Do Dogs And Cats Suffer From Seasonal Affective Disorder?

Jan 7, 2023 | Tips and Tricks

Happy Wednesday everyone!  And Happy New Year!  After a much needed break, I’m back to blogging and will be doing so every Wednesday.  I took time to work on a fun new project which I’ll be talking about here shortly.  But for now, it’s all about our sweet pets!  The weather in Weirton has gone from cold to freezing to warm with some snow in between.  We’ve had some very dreary days lately and it got me wondering about seasonal depression and if our fur babies can experience it.  It turns out they can!
What is Seasonal Affective Disorder (SAD)?
SAD is not considered a separate disorder but is a type of depression characterized by its recurrent seasonal pattern, with symptoms lasting about 4 to 5 months per year. Therefore, the signs and symptoms of SAD include those associated with major depression, and some specific symptoms that differ for winter-pattern and summer-pattern SAD.
Can dogs and cats suffer from Seasonal Affective Disorder (SAD)?
Seasonal Affective Disorder affects roughly 10 million people annually.  Like people, dogs can be affected by Seasonal Affective Disorder.
According to research completed by The People’s Dispensary for Sick Animals (PDSA), an estimated 40% of dogs suffer from SAD each winter. Dogs supposedly suffering from SAD tended to sleep for longer and lost interest in activities they usually enjoyed. 

That SAD is linked to low sunlight levels seems to be demonstrated by research that has compared winter depression in places with high levels of sunlight to those with low sunlight. 

For example, one study showed that SAD was less common in Florida, which has high light levels in winter (only 1.4% of people were diagnosed with SAD), compared to New Hampshire, where the winter light levels are much lower (9.7% of people were diagnosed with SAD).
Signs of SAD in your pup:
• Withdrawn – the dog may have little enthusiasm for exercise, games, or doing things they usually enjoy
• Lethargic – they may be sleeping more than usual
• Aggressive behavior or soiling inappropriately
• Demanding more attention 
• Frequent barking 
• Loss of appetite – they may lose interest in food, or there may be other changes to eating patterns
• Inability to settle – the dog may appear restless, not sleeping well or deeply, or other changes to sleeping patterns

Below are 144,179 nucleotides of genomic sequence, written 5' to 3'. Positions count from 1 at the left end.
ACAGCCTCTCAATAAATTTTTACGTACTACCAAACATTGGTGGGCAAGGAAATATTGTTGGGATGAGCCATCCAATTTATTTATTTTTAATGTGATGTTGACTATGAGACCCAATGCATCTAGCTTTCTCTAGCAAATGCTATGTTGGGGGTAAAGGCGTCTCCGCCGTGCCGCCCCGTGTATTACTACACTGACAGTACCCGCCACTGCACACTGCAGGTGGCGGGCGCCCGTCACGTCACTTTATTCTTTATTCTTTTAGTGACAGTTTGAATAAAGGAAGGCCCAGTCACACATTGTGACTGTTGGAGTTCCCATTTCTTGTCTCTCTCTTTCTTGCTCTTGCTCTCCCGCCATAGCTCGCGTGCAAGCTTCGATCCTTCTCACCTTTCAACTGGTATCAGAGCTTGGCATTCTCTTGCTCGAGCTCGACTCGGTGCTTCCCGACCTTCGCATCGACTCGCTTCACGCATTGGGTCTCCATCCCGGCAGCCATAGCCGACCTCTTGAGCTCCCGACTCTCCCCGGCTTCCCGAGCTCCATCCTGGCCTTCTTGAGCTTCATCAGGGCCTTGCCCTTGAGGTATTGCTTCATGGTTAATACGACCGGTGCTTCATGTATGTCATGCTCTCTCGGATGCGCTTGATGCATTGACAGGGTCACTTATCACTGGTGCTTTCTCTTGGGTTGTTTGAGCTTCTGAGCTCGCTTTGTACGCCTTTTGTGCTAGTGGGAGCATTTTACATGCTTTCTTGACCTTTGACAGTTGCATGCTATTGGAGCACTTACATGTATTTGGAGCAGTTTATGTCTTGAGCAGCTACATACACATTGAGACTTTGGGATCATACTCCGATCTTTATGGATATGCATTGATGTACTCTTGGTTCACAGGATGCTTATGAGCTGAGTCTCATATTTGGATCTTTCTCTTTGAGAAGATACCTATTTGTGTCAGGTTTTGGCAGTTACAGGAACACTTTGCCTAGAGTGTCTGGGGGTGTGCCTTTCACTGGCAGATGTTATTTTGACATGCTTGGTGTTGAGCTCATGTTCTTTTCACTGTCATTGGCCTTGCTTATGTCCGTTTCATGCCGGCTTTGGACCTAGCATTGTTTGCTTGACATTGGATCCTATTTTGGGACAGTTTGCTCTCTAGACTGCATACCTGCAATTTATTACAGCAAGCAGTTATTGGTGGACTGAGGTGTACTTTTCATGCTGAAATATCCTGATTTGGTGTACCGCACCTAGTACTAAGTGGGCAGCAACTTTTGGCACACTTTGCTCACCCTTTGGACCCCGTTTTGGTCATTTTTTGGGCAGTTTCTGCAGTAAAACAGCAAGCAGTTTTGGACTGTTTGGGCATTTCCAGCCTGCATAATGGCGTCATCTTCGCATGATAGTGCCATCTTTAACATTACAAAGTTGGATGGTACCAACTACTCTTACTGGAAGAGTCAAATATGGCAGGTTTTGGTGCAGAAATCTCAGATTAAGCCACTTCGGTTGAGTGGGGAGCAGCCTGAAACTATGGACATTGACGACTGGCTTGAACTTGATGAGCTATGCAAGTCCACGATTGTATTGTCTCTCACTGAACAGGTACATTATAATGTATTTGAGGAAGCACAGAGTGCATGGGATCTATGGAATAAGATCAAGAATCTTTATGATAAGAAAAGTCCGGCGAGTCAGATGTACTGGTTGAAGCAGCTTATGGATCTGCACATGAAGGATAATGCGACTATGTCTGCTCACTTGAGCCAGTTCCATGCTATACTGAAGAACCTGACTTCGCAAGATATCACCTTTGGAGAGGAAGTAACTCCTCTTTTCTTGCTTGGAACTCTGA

• Increased shedding, loss of fur, or over-grooming
Ways to keep your pet happy during the winter months;
Pets mirror our moods so if you are having a bad, try to do something productive or positive to help you and your pup!  According to Steve Dale, a certified animal behavior consultant, here are a few ways to do just that:
*Improve Your Indoor Lighting

Dale suggests ensuring your cat’s or dog’s bed is situated near a sunny-side window. This is especially important for animals, such as indoor cats, who are unable to go outside.  An increase in the amount of light entering your home means more light entering your pet’s pupils, which positively affects brain chemistry.

Use full spectrum lighting for both you and your animals during the months when natural sunlight is decreased, and you can’t get outside as much as you’d like.
Light boxes designed for people with SAD might also help pets with similar symptoms.

*Get Outdoors

Venturing outside is not only good for you, but for your companion, as well. It gives animals opportunities to move, ground themselves, and improve circulation. A side benefit is that your dog will get exposure to natural sunlight and be able to socialize with other dogs and people.

*Keep Them Engaged Indoors

There are several things you can do to enrich your pet’s indoor environment. With cats, Dale says you can promote their foraging instincts by placing food devices around the home, instead of bowl feeding them. Or try placing cat toys around the house horizontally and vertically, as well as rotating enriching toys and games.

With dogs, he says you can try something as simple as putting some kibble inside a plastic container. Your dog may enjoy the challenge of watching the kibble bounce, then empty from the container.

Making time to interact with your companion on a daily basis inside the home is essential to their wellbeing. If you need to be away from home for extended periods, letting them have access to a window can be beneficial.

I’m Bobbi Jo, a lab-lover who took my passion for animals and dogs and turned it into something bigger.  When I adopted Jake and Maggie, my love for them became the driving force behind Two Adorable Labs, and my blog was born.  My hope is to not only share them with the world, but to help educate others on the importance of animal health and well-being. 

I love hearing from all of you and do my best to respond to each and every one of you.  I always enjoy your comments, feedback, and suggestions so keep them coming!  If I’ve posted a recipe (for our human and our furry friends) and you try it, don’t forget to tag me on Instagram @twoadorablelabs and use #twoadorablelabs​.

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